efforts to bring peace and reconciliation to the Middle East. He holds bachelor’s
and master’s degrees respectively in political science and mass communications,
both from Syracuse University.
The School of International Studies initiated the Global Briefing Series in 2001,
just after 9/11, to educate and inform the public about developing events, both
in the United States and abroad. Visiting scholars, experts and world leaders deliver
briefings to provide a global perspective on current events.
Students from across Oklahoma State University’s campus visited the Noble Research Center to learn more about Study Abroad opportunities. The students had an opportunity to browse tables set up by the Study Abroad Office, College Outreach Programs and outside vendors.
The event was sponsored by the Study Abroad/National Student Exchange Office. This office coordinates a variety of programs, both international and domestic, that assist students in connecting to the world.
More information about studying abroad can be found at
STILLWATER, Okla. – Oklahoma State University’s Correspondence Education is commemorating
90 years of educational service on September 27, 2011 from 3:30 p.m. to 5 p.m. in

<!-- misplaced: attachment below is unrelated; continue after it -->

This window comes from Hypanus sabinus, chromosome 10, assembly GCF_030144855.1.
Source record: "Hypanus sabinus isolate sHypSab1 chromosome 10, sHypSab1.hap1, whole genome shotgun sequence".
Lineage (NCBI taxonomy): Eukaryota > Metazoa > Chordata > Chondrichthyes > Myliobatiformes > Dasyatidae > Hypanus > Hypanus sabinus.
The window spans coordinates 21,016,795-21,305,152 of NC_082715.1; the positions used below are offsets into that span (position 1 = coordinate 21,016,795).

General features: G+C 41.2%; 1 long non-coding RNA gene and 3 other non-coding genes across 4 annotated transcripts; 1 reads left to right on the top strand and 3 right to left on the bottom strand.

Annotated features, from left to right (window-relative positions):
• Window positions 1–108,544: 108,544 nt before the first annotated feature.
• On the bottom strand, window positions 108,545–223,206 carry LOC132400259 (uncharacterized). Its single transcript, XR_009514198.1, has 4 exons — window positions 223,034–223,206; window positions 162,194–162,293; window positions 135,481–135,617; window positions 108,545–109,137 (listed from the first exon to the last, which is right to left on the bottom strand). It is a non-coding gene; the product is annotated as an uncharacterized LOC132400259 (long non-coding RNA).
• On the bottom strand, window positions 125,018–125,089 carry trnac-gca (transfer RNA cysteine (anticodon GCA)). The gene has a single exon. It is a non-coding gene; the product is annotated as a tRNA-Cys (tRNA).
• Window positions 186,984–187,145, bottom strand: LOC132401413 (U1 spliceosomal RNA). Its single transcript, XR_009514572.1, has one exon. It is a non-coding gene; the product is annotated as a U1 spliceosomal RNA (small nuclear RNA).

102 Wes Watkins Center. The public is welcome to attend.
“We are very proud of the services we provide and want to celebrate with those
who have participated in Correspondence Education over the last 90 years – whether
that be in the student capacity, as a class instructor or supporter. Our office
is dedicated to reaching more learners and providing those learners accessibility
to quality education from Oklahoma State University,” said Evelyn Ferchau, OSU Correspondence
Correspondence classes began at OSU in 1921 when Oklahoma A&M president, James
Eskridge, recommended that a correspondence school be established. During the first
year of existence, more than 150 course options were developed by the Schools of
Agriculture, Engineering, Home Economics, Science and Literature, Education, and
Commerce and Marketing.
Since its inception, Correspondence Education has won 17 course development awards,
and has adapted to the changing needs of society. However, the overall theme has
remained the same as the intent of its founders – to give opportunities to learners
whose work, family responsibilities, physical isolation or medical concerns may
preclude participation in regularly scheduled class meetings.
Today, there are approximately 100 undergraduate OSU credit and 10 non-credit
courses available in this format.
OSU Correspondence Education is located in suite 309 of the Wes Watkins Center
for International Trade and Development on the OSU Stillwater Campus. Office hours
are 8:00 a.m. - 5:00 p.m. CST Monday - Friday; except for University Holidays.
For additional information on Correspondence Education visit the website